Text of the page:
30 Mar Supreme Court to Re-examine Poe’s Citizenship: Is Poe a Natural-Born Filipino or Not?
After Rizalito David files the questionable citizenship case of sen. Grace Poe and lost, the Supreme Court will examine it again after it rules on a motion for reconsideration of the Senate Electoral Tribunal’s (SET) decision earlier this month.
According to a statement by lawyer Romulo Macalintal, the Commission on Elections (COMELEC) can have the power not to count votes for Poe if proven before May 9 that she is not a natural-born citizen, disqualifying her from running for President. On the other hand, if proven that Poe is indeed a natural-born citizen, then the normal voting and counting process of the votes cast for the registered Presidentiables will continue as usual.
The court should urgently establish a decision about the petition that has been carried out by David. Macalintal said regarding the case: “The decision did not categorically say that Poe is a natural-born Filipino citizen nor did it say that she has complied with the 10-year residency requirement to qualify to run for President.”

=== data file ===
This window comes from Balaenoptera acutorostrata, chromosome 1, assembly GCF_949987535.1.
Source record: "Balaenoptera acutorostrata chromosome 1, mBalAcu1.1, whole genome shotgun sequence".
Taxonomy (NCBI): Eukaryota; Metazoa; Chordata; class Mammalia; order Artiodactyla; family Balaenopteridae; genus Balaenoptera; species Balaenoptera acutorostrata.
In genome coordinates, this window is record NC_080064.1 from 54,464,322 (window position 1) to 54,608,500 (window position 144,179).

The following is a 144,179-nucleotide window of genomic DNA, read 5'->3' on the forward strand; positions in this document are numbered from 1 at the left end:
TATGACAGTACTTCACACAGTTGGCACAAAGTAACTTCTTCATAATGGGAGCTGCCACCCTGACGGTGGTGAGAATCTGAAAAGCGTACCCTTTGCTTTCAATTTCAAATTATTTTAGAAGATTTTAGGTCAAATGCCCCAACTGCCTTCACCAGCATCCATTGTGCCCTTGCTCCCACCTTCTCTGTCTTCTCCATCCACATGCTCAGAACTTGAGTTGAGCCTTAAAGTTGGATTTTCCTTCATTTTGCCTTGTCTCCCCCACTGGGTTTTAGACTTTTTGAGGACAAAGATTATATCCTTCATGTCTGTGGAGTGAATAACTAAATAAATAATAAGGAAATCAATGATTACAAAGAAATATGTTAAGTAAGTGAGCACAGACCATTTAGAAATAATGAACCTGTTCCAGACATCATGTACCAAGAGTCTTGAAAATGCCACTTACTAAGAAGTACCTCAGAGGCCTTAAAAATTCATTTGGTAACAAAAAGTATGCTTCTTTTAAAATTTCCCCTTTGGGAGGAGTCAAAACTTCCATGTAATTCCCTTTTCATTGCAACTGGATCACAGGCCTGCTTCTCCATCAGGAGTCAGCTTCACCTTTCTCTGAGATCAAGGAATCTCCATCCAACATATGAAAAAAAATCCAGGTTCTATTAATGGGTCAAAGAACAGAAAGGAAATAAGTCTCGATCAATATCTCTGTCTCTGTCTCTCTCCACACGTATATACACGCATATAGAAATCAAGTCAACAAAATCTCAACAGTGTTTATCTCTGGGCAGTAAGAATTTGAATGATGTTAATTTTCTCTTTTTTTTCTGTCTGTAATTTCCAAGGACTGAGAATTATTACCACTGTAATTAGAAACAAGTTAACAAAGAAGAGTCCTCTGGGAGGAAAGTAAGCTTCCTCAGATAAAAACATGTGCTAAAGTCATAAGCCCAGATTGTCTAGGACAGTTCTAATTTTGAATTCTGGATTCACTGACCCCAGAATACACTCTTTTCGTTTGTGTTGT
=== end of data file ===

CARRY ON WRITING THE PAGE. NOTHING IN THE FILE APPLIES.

The decision of the COMELEC in rejecting Poe’s qualification is the only question that is yet to be answered by the Supreme Court with clarity.
The poll body also concluded that “the facts of qualification must beforehand be established in a prior proceeding or authority that he or she is not qualified, such prior authority being the necessary measure by which the falsity of the representation can be found.”
Since a prior proceeding has not been established, where it is determined that Poe is not qualified to run for Presidency in terms of her residency and citizenship, then the COMELEC cannot put a verdict whether she is eligible to run or not.
While 9 votes have been cast in favor of granting Poe’s request against 6 who are not, the case went more difficult to solve when Senior Associate Justice Antonio Carpio told publicly that only seven justices voted for Poe in a question of her citizenship, a number below the minimum quorum required to arrive at a decision in the court.